ACLU Urges Congress to Restore Voting Fairness
FOR IMMEDIATE RELEASE
WASHINGTON — Nearly 100 years ago, states across the South adopted a series of laws aimed at keeping African Americans away from the ballot box. Since then, legislators and the courts have jettisoned most of those biased laws. One glaring exception remains: criminal disenfranchisement laws.
These disenfranchisement laws were passed with racially discriminatory intent and continue to have racially discriminatory results. About 3.9 million Americans are now disqualified from voting because of state laws that disenfranchise citizens convicted of a felony. In fact, experts believe that in seven states, one in four black men have permanently lost his right to vote. And if this continues, some experts estimate that 40 percent of the next generation of black men will permanently lose the right to vote in states that disenfranchises ex-felons.
These laws tragically continue to deliver on their evil covenant: African Americans are five times as likely as whites to be disenfranchised under felony voter measures. This disproportionate impact is a result of bias in the law enforcement system, an impact that cannot be underestimated. Today, for example, the Department of Justice estimates that although African Americans comprise some 13 percent to 15 percent of all drug users, they account for 36 percent of all arrests for drug possession. In fact, over the last 10 years, the rate of incarceration for black men increased at 10 times the rate of imprisonment for white men.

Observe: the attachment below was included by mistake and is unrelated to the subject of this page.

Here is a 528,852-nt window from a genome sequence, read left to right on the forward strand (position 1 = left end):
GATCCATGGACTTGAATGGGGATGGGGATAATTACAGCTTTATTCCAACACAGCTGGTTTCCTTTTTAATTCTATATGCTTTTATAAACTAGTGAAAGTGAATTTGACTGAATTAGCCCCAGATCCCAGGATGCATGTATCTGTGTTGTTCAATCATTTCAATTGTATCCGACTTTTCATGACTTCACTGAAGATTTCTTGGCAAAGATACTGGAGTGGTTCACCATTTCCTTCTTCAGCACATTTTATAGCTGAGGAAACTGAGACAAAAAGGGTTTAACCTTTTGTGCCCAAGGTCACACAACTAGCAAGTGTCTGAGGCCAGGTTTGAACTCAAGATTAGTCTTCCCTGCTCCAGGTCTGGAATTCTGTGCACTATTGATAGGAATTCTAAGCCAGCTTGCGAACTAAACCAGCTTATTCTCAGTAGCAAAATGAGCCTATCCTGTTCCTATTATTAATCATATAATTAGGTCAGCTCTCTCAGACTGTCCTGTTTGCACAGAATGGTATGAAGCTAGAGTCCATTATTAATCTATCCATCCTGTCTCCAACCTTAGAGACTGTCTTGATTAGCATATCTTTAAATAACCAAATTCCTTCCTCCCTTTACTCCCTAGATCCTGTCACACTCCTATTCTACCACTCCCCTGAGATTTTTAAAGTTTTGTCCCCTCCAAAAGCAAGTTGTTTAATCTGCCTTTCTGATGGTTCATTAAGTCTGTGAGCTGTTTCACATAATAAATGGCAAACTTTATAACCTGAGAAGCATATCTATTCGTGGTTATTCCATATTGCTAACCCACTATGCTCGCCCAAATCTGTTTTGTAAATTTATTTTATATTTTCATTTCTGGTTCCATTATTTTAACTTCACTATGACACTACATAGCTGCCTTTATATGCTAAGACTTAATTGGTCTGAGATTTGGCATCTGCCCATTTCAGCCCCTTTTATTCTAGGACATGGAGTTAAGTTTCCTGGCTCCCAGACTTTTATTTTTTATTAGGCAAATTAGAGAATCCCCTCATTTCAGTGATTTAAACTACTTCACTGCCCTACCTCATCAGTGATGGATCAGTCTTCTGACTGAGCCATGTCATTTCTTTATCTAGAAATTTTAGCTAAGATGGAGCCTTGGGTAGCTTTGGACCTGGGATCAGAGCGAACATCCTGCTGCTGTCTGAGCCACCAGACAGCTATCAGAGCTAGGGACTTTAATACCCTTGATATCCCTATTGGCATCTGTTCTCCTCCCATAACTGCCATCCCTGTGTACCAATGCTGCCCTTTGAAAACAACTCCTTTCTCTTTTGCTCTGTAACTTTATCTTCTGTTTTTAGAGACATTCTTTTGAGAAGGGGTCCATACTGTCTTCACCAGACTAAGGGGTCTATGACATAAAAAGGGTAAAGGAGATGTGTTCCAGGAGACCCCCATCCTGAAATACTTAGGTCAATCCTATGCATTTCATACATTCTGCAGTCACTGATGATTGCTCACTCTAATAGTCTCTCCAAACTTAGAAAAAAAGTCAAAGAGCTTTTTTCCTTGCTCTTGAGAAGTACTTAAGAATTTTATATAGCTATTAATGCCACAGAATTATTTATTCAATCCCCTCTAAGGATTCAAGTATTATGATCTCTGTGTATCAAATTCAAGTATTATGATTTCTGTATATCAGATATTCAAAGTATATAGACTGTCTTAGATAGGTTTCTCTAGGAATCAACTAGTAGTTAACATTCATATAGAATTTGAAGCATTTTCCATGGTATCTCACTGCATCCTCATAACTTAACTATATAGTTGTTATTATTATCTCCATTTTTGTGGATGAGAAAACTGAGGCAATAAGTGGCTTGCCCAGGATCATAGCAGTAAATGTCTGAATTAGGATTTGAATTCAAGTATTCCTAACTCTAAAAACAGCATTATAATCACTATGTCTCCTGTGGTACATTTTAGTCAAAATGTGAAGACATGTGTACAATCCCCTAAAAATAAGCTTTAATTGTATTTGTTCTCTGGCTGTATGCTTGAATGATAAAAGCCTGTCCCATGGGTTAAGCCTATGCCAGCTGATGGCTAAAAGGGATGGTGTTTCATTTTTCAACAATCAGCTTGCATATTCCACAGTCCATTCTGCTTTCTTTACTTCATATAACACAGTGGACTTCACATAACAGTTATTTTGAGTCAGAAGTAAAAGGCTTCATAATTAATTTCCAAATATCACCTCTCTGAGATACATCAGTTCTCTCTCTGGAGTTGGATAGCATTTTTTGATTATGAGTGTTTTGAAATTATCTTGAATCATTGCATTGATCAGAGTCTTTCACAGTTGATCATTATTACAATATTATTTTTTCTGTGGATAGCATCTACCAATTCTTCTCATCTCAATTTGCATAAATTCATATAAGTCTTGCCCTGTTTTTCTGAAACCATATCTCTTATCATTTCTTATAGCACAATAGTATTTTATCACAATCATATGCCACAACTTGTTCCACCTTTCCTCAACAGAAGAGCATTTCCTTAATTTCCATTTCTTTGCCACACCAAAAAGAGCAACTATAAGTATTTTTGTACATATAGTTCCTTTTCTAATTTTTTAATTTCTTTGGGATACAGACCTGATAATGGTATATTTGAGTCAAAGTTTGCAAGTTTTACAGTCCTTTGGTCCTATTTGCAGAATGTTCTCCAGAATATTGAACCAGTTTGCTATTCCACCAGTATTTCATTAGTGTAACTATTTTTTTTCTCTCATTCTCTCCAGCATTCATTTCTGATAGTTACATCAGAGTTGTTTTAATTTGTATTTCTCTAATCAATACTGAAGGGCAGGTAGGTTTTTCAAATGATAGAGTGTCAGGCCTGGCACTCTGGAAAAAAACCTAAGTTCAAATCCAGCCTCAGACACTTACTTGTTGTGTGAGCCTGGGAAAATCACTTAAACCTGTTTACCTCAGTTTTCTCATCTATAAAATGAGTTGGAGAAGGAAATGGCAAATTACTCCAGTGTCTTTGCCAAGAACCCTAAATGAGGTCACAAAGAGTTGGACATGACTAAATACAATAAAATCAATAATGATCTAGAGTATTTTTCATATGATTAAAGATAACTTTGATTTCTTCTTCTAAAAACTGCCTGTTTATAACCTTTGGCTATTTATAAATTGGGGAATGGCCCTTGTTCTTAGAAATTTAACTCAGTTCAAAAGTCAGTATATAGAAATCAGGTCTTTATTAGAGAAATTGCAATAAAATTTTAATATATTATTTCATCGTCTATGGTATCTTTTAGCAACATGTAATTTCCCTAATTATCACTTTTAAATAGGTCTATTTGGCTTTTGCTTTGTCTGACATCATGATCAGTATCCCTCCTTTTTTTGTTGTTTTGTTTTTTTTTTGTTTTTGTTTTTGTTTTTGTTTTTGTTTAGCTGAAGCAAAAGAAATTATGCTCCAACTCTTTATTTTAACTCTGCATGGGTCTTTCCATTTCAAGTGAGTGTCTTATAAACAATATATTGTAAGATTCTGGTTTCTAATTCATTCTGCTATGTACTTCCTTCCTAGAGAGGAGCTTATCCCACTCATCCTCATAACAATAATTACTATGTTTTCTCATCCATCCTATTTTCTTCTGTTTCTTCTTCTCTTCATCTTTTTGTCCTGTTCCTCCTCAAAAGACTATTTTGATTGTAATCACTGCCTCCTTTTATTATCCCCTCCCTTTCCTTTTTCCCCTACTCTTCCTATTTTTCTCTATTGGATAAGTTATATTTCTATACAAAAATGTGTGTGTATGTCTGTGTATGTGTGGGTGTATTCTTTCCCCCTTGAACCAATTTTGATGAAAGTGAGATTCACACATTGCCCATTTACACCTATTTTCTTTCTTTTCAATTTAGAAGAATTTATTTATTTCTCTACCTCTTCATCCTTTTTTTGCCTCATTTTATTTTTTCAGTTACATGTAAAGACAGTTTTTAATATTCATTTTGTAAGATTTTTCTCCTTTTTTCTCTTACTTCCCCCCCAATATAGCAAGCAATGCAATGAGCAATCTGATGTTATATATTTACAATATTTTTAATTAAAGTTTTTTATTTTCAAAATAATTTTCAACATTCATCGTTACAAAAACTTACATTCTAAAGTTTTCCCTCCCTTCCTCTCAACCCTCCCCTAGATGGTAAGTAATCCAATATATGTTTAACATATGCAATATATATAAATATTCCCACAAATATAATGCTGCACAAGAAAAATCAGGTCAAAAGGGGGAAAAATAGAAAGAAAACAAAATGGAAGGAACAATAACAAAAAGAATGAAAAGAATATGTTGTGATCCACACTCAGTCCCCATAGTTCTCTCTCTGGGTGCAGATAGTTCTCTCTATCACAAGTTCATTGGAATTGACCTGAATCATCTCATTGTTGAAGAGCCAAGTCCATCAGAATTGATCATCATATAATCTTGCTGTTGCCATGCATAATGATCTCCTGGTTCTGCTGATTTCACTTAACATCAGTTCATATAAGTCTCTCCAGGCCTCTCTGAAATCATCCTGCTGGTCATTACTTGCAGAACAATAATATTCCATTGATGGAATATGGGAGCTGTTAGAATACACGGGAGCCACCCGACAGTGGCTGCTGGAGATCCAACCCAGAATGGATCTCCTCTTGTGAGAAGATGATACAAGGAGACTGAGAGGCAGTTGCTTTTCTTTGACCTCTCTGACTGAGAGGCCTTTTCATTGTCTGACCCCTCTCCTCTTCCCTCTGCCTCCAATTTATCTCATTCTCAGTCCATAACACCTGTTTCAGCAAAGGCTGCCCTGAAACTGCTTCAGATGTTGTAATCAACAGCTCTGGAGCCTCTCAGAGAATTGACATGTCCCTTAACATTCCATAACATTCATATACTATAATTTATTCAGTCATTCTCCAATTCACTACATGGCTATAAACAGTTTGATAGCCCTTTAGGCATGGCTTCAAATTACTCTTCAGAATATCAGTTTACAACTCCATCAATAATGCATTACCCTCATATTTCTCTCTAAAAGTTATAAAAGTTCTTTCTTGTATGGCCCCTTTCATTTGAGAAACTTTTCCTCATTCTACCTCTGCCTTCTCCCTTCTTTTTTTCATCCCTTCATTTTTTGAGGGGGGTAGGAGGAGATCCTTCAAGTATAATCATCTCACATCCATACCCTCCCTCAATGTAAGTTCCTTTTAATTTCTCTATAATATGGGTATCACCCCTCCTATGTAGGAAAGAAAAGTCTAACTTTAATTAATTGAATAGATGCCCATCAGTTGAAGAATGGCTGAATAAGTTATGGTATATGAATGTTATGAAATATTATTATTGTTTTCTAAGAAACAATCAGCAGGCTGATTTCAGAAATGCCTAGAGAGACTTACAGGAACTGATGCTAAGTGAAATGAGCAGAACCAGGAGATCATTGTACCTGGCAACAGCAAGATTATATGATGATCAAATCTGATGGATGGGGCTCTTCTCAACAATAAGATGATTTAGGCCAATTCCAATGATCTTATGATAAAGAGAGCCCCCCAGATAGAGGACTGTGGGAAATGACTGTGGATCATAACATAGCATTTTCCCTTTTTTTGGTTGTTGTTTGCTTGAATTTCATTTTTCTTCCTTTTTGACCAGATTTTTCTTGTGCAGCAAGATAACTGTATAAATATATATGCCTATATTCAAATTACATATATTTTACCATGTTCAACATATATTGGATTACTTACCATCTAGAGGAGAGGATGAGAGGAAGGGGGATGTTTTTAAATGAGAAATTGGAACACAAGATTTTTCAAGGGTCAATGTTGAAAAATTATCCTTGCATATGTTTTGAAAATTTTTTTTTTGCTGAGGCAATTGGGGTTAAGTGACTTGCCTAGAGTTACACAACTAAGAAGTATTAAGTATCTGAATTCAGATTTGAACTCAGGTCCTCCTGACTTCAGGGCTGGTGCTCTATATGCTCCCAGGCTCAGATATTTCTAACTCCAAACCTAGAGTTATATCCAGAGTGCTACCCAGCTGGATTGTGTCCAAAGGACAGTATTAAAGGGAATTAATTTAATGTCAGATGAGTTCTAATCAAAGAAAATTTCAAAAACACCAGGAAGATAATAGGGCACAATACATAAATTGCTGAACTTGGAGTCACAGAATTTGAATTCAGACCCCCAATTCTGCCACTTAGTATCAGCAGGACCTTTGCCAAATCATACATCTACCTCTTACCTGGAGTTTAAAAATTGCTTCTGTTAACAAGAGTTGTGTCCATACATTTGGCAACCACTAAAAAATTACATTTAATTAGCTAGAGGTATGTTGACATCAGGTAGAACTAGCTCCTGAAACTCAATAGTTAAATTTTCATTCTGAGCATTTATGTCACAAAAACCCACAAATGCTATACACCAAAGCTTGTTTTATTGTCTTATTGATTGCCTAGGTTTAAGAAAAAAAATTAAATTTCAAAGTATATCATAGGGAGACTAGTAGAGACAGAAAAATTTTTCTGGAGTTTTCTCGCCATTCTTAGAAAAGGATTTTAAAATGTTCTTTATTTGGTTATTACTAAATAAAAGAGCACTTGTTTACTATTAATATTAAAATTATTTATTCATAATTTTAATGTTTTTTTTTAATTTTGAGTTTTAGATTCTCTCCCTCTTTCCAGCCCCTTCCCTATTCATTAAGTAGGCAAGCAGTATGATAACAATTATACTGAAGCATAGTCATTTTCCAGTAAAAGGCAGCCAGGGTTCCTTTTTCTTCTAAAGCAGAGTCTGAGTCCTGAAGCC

One particularly vivid example of the racial bias can be seen in the impact of the nation’s efforts to eradicate crack cocaine usage. As the New York Times has noted, more whites than blacks actually use crack, but as the war on drugs focused on poor city neighborhoods, blacks went to prison for crack possession at a far higher rate. And they received much harsher sentences than people convicted for using powder cocaine.
Earlier this year, Rep. John Conyers introduced legislation that would take the first step toward alleviating this lingering form of discrimination. The Conyers bill would guarantee that citizens who have paid their debt to society and are no longer incarcerated regain the right to vote in federal elections, even if they are barred from voting in state elections.
Today’s hearing before the Judiciary Committee’s constitution subcommittee is an important first step toward finally alleviating this wrong. The ACLU commends Rep. Canady for calling today’s hearing and strongly urges the House to adopt the Conyers legislation.
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